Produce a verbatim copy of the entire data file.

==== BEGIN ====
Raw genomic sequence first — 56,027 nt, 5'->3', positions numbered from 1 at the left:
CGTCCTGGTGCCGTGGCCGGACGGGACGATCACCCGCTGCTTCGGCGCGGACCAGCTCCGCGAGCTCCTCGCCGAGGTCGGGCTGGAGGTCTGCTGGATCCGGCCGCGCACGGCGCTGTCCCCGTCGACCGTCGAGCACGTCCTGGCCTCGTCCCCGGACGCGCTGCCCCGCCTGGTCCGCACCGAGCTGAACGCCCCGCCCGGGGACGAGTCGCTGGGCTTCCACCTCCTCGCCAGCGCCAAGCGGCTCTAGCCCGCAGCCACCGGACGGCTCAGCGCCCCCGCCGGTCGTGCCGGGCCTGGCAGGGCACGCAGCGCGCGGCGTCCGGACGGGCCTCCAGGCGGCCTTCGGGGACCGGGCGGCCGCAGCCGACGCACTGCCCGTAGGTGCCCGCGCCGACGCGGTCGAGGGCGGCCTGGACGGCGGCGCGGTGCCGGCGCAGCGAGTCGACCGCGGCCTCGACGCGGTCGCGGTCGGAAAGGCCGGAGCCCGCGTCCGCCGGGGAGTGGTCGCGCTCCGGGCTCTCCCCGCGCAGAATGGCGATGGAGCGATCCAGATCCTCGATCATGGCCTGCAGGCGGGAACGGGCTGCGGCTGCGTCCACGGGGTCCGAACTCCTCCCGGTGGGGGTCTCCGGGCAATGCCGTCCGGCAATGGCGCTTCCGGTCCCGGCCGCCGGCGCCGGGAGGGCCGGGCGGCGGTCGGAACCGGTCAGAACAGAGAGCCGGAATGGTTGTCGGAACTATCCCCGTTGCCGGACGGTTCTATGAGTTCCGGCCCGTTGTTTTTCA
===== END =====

Raw genomic sequence first — 56,027 nt, 5'->3', positions numbered from 1 at the left:
CGTCCTGGTGCCGTGGCCGGACGGGACGATCACCCGCTGCTTCGGCGCGGACCAGCTCCGCGAGCTCCTCGCCGAGGTCGGGCTGGAGGTCTGCTGGATCCGGCCGCGCACGGCGCTGTCCCCGTCGACCGTCGAGCACGTCCTGGCCTCGTCCCCGGACGCGCTGCCCCGCCTGGTCCGCACCGAGCTGAACGCCCCGCCCGGGGACGAGTCGCTGGGCTTCCACCTCCTCGCCAGCGCCAAGCGGCTCTAGCCCGCAGCCACCGGACGGCTCAGCGCCCCCGCCGGTCGTGCCGGGCCTGGCAGGGCACGCAGCGCGCGGCGTCCGGACGGGCCTCCAGGCGGCCTTCGGGGACCGGGCGGCCGCAGCCGACGCACTGCCCGTAGGTGCCCGCGCCGACGCGGTCGAGGGCGGCCTGGACGGCGGCGCGGTGCCGGCGCAGCGAGTCGACCGCGGCCTCGACGCGGTCGCGGTCGGAAAGGCCGGAGCCCGCGTCCGCCGGGGAGTGGTCGCGCTCCGGGCTCTCCCCGCGCAGAATGGCGATGGAGCGATCCAGATCCTCGATCATGGCCTGCAGGCGGGAACGGGCTGCGGCTGCGTCCACGGGGTCCGAACTCCTCCCGGTGGGGGTCTCCGGGCAATGCCGTCCGGCAATGGCGCTTCCGGTCCCGGCCGCCGGCGCCGGGAGGGCCGGGCGGCGGTCGGAACCGGTCAGAACAGAGAGCCGGAATGGTTGTCGGAACTATCCCCGTTGCCGGACGGTTCTATGAGTTCCGGCCCGTTGTTTTTCA